While this isn’t a “traditional” RPG, it serves the base function of one very well and again, is a great game to use for beginners as it teaches the importance of character roles, improvisation, and how to let go of your attachment to a character if the story needs them to die to make it more interesting. If everyone started role playing with Fiasco and Microscope then the entire role playing community would be better off.

dr who adventures in time and space

Dr. Who: Adventures in Time & Space

For those Whovians out there who would like to dive into roleplaying, but want a pre-made setting that you already know, there is an RPG for you! The Dr. Who RPG is a straightforward system meant to introduce new players to the hobby.

The Dr. Who RPG is balanced around the idea that players are typically companion-level characters, though there is support for Time Lord characters. The way that these characters are balanced is through technology or drama points. Essentially, if your character is less powerful than the Doctor then they get “get out of jail free” type points they can spend to make themselves useful to the plot.

Adventures in Time & Space has plenty of character options without being overwhelming, and I found making the character I wanted was very easy. One of the game’s selling features is its initiative system which lets players who want to reason with someone or run act before anyone gets to attack. This really reinforces the feeling of the TV show where the Doctor prefers talking to fighting.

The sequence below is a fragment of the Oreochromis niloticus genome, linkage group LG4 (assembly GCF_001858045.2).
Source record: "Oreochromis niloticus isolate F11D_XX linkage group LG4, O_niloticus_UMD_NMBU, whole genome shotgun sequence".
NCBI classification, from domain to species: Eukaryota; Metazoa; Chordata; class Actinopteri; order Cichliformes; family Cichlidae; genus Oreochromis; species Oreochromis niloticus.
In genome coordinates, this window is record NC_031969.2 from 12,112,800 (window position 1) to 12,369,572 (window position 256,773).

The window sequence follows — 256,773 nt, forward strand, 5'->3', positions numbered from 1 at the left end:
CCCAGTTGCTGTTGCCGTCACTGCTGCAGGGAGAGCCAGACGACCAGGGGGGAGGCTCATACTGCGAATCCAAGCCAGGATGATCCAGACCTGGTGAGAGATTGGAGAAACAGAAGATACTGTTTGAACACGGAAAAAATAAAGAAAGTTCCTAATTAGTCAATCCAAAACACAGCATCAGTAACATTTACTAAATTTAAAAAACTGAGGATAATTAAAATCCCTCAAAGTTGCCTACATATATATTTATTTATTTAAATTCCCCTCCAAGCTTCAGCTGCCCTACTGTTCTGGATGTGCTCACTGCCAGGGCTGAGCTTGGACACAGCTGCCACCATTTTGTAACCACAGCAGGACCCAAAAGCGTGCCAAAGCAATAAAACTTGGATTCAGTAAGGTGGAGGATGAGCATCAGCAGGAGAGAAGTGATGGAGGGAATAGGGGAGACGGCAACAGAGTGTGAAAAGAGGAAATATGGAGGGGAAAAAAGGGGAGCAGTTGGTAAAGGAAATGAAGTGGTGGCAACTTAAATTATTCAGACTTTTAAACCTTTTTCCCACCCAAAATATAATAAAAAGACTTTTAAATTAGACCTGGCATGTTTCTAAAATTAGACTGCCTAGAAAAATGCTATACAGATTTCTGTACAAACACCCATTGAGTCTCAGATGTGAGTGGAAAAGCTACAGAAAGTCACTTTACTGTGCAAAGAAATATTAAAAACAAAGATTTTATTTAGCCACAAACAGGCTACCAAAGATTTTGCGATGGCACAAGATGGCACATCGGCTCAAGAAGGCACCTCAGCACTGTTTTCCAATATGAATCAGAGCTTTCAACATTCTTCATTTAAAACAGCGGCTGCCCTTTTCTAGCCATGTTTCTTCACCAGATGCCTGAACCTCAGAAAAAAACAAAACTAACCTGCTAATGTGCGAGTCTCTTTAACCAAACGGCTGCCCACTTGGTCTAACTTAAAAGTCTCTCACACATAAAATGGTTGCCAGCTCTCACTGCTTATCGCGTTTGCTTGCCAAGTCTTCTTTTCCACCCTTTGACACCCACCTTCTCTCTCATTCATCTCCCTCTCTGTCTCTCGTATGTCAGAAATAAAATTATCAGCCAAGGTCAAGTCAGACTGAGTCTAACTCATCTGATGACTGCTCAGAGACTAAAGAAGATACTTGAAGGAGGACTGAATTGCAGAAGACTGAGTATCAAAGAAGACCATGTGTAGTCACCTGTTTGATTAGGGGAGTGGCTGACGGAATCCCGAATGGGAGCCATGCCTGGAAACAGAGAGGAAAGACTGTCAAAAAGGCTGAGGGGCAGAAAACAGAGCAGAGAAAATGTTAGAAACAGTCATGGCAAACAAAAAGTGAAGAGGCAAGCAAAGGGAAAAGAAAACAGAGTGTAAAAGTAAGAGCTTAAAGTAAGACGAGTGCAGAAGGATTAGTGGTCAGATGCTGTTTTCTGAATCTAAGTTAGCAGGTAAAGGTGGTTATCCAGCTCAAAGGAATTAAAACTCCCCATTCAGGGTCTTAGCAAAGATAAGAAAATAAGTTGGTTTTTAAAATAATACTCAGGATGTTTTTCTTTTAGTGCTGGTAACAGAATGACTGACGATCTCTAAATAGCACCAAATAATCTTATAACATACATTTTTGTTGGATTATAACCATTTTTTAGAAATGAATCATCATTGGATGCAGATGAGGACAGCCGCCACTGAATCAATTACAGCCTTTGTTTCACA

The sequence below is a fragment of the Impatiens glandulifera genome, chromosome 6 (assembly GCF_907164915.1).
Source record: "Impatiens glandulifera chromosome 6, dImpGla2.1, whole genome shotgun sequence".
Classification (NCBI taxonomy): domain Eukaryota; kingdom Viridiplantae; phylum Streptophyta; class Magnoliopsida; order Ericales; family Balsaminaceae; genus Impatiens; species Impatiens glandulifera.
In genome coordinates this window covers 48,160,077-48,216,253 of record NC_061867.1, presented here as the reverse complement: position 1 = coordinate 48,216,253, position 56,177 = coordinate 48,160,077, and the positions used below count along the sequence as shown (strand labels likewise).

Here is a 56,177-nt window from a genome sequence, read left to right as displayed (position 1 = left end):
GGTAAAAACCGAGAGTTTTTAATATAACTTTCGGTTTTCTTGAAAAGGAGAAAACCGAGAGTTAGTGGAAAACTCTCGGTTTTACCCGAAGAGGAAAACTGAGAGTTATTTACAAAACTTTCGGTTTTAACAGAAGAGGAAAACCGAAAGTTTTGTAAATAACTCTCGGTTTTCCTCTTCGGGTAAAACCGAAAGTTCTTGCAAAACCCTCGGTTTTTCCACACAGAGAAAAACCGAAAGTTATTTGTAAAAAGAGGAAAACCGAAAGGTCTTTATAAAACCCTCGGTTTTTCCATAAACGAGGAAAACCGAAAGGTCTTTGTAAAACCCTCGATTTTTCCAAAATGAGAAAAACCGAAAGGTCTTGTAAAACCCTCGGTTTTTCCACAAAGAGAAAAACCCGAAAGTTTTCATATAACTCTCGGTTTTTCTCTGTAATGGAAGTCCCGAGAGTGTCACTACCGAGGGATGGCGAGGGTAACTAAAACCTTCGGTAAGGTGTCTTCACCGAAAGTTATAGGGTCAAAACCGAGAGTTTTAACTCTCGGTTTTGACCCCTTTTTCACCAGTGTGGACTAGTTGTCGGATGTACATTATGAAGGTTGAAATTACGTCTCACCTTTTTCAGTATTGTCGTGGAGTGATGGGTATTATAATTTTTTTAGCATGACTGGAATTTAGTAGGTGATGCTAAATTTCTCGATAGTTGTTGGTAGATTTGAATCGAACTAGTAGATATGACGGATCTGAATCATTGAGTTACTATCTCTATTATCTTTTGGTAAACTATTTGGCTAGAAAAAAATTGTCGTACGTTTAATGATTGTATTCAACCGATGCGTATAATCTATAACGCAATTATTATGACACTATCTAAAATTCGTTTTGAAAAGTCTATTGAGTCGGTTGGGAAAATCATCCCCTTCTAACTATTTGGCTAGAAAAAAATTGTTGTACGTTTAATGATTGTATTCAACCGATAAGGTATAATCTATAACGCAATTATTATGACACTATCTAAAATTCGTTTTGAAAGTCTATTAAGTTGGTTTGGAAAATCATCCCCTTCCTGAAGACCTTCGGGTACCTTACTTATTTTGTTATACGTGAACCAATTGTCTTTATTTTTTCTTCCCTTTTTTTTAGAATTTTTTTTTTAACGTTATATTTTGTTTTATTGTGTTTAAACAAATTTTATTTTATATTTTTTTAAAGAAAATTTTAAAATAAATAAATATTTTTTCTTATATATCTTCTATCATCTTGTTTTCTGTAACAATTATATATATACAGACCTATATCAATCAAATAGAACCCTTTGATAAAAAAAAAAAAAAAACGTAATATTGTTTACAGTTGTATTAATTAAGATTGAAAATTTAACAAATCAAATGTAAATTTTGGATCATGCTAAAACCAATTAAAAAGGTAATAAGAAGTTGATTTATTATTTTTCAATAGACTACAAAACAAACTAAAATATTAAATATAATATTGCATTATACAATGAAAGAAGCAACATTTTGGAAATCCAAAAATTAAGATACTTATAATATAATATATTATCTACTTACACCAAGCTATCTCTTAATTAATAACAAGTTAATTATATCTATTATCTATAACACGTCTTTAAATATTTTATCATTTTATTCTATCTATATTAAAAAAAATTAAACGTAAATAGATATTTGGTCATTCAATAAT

Our own group of time-and-star-crossed heroes consisted of the 6th Doctor (the one everyone hates), Leela (the barbarian girl from the 4th Doctor’s run), Jackson Lake (the Victorian man who thought he was the 10th Doctor) and a single character not from the show: a space station DJ with a love of the bizarre. Adventures in Time & Space is an amazingly well put together product that ties all eras of Who together in a way that feels right.

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About the Author

Luke Turpeinen

was raised by lava wolves deep in the Vesuvian sulfur jungles. He played board games with his family often. The discovery of games like Risk led him to the 1993 TSR classic Dragon Strike which fueled a life long love of games. Luke tends to like games that have high production values, quick-to-learn rules and hard-to-master strategies. Current Favorite Game: Argent: the Consortium.